Let’s get one thing straight from the start. I’m not Swedish, I just happen to live in Stockholm. I’m from Finland. My boyfriend is from Australia. Midsummer is part of my culture and my boy friend has embraced it with open arms.
Having said that, we don’t spend midsummer dancing around a maypole pretending to be small frogs. We’ve got our own traditions that involve Champagne and BBQ. No sill allowed!
Step 1 – Catch a big salmon in Lapland
I happened to spend some time in northern Finland last summer. During that trip, I was forced – against my will – to go salmon fishing. As luck would have it, during my very first descent of the Teno River, I hooked a 7,5 kg salmon. Needless to say my father was very proud of me.
I brought the fish back to Stockholm with me – sliced in fillets and vacuum packed. It’s been sitting in our freezer for nearly a year now. Midsummer seemed the perfect occasion to finally defrost and grill the beast.
My boy friend the grill master did the honors and the prize salmon was served up with cooked potatoes, a green salad, and tomato-mozzarella salad. A nice cold beer and/or glass of chilled champagne was the perfect accompaniment.
Step 2 – Procure giant meatbox from Taylors & Jones
No Aussie-style midsummer is complete without meat. Lots of meat, preferably barbecued. To that end, a giant meat box that contained 2,000 sek worth of meat was procured. Said meat box from British butchers Taylors & Jones (in Kungsholmen) contained:
- 8 matured steaks(8x175gms)
- 8 marinaded chicken fillets
- 8 boneless pork chops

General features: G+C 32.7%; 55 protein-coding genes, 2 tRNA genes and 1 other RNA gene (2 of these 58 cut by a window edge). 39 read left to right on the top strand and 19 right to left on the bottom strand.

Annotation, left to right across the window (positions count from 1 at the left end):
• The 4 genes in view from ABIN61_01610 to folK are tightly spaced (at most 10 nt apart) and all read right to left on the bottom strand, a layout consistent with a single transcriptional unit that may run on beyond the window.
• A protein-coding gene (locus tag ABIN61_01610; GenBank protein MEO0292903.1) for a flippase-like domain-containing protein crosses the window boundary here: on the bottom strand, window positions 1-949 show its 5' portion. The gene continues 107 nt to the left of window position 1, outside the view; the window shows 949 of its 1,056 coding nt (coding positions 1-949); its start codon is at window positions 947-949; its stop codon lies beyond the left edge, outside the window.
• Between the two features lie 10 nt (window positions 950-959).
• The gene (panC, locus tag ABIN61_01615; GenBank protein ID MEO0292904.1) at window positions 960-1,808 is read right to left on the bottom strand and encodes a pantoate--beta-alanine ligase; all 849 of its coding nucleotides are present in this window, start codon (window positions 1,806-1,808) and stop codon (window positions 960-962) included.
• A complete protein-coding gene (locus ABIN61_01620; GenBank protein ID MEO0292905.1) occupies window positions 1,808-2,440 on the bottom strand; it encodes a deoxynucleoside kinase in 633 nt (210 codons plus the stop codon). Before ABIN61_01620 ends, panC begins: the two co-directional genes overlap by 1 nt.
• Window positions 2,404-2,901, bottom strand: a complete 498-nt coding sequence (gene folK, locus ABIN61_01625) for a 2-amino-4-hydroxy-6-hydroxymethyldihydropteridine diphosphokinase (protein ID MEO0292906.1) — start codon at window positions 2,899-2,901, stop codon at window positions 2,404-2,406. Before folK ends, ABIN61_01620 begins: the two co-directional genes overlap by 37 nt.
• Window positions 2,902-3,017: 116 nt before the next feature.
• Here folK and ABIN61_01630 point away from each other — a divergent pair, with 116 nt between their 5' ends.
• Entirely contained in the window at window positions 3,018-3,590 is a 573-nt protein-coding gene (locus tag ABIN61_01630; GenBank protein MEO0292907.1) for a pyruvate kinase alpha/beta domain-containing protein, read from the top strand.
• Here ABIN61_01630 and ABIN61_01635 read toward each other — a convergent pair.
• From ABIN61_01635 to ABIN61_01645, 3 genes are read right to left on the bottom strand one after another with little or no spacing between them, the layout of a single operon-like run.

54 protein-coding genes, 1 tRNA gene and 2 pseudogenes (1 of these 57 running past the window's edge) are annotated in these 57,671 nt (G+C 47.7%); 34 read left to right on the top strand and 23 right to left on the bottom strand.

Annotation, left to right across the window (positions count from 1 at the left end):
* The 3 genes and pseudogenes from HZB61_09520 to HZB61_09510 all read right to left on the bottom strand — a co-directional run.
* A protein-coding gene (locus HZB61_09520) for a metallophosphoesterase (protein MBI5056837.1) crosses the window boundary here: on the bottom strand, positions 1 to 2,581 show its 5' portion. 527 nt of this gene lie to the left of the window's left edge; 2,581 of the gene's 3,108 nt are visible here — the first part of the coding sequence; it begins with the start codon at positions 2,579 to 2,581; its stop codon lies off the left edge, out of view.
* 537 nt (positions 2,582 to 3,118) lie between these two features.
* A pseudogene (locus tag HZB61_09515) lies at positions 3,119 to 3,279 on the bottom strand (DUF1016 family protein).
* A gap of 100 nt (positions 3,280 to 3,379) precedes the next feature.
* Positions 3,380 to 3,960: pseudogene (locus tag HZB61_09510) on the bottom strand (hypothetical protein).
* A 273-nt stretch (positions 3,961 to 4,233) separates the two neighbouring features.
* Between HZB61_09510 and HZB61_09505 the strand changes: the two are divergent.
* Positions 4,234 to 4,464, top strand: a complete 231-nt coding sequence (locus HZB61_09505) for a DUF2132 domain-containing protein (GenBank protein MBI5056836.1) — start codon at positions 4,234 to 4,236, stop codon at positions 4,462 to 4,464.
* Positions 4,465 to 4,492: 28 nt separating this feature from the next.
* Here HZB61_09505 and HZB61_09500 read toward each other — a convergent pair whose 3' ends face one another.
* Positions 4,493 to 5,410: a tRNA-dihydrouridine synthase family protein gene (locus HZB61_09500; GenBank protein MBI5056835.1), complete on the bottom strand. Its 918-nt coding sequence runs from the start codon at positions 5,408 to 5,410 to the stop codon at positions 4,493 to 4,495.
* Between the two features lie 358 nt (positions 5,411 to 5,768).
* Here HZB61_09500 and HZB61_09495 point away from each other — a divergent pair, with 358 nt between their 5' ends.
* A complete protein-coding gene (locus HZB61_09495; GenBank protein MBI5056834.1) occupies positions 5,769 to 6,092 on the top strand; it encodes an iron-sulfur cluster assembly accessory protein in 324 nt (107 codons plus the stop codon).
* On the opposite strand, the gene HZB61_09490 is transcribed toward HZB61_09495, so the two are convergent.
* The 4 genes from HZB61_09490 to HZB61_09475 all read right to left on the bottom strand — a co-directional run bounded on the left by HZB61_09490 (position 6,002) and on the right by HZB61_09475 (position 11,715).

- 8 beef burgers
- 8 lamb burgers
- 4 x BBQ ribs
- 14 thick South African pork sausages
- 14 thick Brazilian beef sausages
- Potato salad.
Ok, so perhaps we were a bit ambitious in our meat procurement. We only managed to eat half the sausages…. but damn they were good! Its a long weekend and we have a bunch of Kiwis (That’s folks from New Zealand) arriving on sunday so the rest will be consumed no doubt.
Step 3 – Attempt to bake a strawberry cake
Being a Finn, a cream stuffed strawberry -banana cake is a part of summer. My mom makes the best strawberry cake in the world as far as I’m concerned. For years I’ve been trying to match her skills. Alas 2011 was not that year.
My attempt, while tasting good, turned out rather lop-sided. But it was baked with love and enjoyed with a good cup of coffee. Coffee that I had imported from Belgium just a few weeks earlier – in my not-so-humble opinion, Swedish coffee in general is rubbish.
Maybe next year I’ll managed to make a cake that sits straight…
Step 4 – Invite a bunch of non-Swedes over
Oh yeah. I almost forgot. We had guests. Magnus is one of my bf’s best friends. They are dive-buddies and beer buddies. Magnus runs a website about the terror of land mines. Kudos to him for that.
Niccola on the other hand is Italian. He moved to Sweden in September last year and has been blogging about his life as an Italian ecologist in Sweden. This was his first midsummer in Sweden. While non-traditional – no maypoles or smågrodorna – he did witness three swedish girls skinny dipping in the lake under my balcony.
Finally Matteo, another Italian friend, popped over for a brief visit.
Step 5 – ??
Booze. The fridge was stocked with lots and lots of booze ranging from Champagne and wine to various types of beer and stronger spirits. Again we had slightly over-estimated our ability to actually consume said alcohol.
We started with champagne: Brut Divin from Piper & Heidseick and a Grand Cru from Pierre Péters. Both were blanc de blancs meaning they were made with only white grapes. There was also a bottle of Nicholas Feuillatte.
As for the beer, we had Olvi from Finland and Zubr from Poland. We never made it to the snaps and vodka shots, the Champagne kept us pleasantly buzzed all night.
Step 6 – Profit
Or in this case, eat. And eat, and eat, and eat til you can’t eat no more and enjoy the midsummer sunset-ish.